Raising the federal minimum wage has long been a highly contentious issue, especially during the last few years. And yet, a large majority of Congressional Republicans and Democrats agrees that the federal minimum hourly wage of $7.25 has long been overdue for a substantial increase. The last time it was raised was in 2009.
Federal Minimum Wage: Where Do Our States Stand?
Let’s see where our fifty states stand with respect to their own minimum wage rates. Twenty-nine states have minimum wage rates of over $7.25. And a dozen states now have a minimum hourly rate of at least $11 an hour.
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What kind of standard of living is provided by an hourly wage rate of $7.25, which comes to about $15,000 a year? The federal poverty rate for a family of four is $26,200. No wonder one of every five American children lives in poverty. Two thirds are children of color.
Many Democratic members of the House and Senate contend that the federal minimum wage rate should immediately be raised to $15 an hour, while most Republicans contend that raising it by so much would put a lot of people out of work because their employers could not afford to pay them that much.
Virtually all economists agree that doubling the federal minimum wage would result in some job losses, but no one can say for sure how many. This is a very crucial question.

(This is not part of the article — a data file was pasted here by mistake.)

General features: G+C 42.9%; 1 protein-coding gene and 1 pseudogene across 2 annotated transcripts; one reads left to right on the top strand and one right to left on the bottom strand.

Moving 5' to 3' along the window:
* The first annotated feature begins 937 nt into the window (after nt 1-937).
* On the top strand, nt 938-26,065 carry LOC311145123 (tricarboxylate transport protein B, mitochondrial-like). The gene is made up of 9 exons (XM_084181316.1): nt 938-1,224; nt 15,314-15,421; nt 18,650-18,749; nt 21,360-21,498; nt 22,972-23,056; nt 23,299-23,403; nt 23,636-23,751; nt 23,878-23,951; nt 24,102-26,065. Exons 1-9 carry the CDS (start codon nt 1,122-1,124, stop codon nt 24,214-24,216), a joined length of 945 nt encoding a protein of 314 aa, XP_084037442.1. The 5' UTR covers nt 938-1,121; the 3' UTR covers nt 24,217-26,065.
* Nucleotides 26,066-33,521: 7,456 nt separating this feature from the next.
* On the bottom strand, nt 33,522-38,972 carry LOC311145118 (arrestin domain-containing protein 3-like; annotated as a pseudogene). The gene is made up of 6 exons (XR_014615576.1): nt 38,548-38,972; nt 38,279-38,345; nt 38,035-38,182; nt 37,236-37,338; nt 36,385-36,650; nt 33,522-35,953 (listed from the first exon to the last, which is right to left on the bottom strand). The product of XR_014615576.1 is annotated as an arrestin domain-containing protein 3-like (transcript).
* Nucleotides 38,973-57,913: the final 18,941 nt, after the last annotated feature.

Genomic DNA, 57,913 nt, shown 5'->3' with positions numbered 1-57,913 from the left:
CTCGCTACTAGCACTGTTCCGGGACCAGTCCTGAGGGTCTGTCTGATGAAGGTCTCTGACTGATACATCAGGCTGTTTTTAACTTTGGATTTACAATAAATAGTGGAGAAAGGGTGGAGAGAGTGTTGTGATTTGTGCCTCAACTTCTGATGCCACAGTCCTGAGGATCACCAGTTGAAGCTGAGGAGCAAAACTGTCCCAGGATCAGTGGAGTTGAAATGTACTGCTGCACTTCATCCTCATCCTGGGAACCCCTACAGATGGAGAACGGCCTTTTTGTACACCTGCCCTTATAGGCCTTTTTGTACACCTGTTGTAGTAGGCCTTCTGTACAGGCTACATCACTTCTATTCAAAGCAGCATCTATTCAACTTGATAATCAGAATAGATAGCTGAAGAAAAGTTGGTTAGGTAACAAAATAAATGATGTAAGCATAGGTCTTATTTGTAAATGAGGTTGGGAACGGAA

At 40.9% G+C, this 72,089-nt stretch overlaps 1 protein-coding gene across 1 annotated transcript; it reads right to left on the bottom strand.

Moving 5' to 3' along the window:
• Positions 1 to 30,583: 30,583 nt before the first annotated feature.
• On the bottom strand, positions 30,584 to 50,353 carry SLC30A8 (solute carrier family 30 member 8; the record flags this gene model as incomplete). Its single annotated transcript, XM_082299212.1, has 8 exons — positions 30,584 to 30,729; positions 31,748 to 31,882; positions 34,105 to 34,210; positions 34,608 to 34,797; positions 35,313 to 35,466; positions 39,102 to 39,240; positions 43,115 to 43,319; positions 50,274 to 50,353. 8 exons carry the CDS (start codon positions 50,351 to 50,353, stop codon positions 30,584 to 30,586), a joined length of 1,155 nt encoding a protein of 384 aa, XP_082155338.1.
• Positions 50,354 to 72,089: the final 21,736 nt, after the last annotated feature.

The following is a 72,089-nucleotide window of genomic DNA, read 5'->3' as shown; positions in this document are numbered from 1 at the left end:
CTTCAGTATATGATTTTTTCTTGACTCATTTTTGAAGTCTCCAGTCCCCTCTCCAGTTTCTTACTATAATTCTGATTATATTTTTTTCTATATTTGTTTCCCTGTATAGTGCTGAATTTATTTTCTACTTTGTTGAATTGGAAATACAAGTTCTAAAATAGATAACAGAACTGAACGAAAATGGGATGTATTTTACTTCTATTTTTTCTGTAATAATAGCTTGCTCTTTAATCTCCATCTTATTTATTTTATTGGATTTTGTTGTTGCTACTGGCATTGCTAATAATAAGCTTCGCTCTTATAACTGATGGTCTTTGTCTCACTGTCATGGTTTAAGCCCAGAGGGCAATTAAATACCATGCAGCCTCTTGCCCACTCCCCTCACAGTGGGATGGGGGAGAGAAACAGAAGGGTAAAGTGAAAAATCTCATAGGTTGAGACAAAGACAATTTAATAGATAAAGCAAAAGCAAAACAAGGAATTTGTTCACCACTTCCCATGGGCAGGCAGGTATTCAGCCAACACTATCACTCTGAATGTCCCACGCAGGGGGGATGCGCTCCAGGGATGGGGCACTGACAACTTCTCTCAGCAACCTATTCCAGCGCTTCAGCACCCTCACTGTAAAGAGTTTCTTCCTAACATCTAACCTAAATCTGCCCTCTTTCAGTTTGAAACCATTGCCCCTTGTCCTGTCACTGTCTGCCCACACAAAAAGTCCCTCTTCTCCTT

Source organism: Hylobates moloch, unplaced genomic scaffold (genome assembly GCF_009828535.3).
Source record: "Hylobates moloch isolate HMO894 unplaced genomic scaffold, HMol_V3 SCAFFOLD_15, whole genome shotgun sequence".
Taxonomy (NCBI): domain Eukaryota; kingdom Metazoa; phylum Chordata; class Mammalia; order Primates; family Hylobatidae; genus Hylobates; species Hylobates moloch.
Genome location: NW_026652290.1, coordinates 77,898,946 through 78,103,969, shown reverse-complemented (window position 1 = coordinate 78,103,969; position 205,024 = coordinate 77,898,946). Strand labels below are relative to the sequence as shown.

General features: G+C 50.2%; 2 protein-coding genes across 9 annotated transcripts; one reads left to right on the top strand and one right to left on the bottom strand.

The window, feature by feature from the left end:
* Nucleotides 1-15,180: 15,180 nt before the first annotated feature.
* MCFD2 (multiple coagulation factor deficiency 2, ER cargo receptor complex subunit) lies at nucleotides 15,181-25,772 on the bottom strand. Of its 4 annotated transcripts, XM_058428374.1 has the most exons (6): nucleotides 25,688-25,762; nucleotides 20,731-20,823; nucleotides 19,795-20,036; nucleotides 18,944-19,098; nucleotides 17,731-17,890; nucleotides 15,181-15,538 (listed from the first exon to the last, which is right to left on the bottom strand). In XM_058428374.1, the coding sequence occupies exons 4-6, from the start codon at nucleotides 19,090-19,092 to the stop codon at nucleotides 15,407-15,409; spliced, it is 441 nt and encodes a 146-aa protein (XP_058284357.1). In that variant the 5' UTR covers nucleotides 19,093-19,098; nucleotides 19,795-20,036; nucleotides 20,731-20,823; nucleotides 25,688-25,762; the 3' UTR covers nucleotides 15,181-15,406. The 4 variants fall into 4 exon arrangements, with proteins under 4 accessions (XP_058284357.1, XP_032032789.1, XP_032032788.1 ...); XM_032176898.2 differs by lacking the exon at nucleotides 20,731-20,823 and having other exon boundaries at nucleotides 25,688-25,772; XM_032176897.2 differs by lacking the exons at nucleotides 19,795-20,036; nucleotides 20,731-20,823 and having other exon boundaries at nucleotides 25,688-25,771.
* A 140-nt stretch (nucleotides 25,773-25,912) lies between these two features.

If just a few hundred thousand workers lost their jobs, while perhaps twenty million others received substantial wage increases, then raising the federal minimum wage to $15 would be a no-brainer. But if doing so would result in several million people being thrown out of work, then perhaps it would not be such a great idea.
Raising Wage In Annual Steps
One possible compromise would be to immediately raise the federal minimum wage to, say $11 an hour. This would probably pass Congressional muster, and not cause the layoff of a great number of employees now earning less than that hourly rate.
Another compromise might be to raise the minimum wage in annual steps, beginning with $11 in 2021 up to $15 in 2025. This, of course, would surely draw the ire of most Republicans as well as nearly all progressive Democrats. The former would consider the increases coming too slowly, while the latter would prefer that they not come at all.
But such a bill could probably get through Congress, even overcoming the threat of a Senate filibuster. Almost no one would be completely happy with this solution, but consider the alternative -- leaving the minimum wage at just $7.25.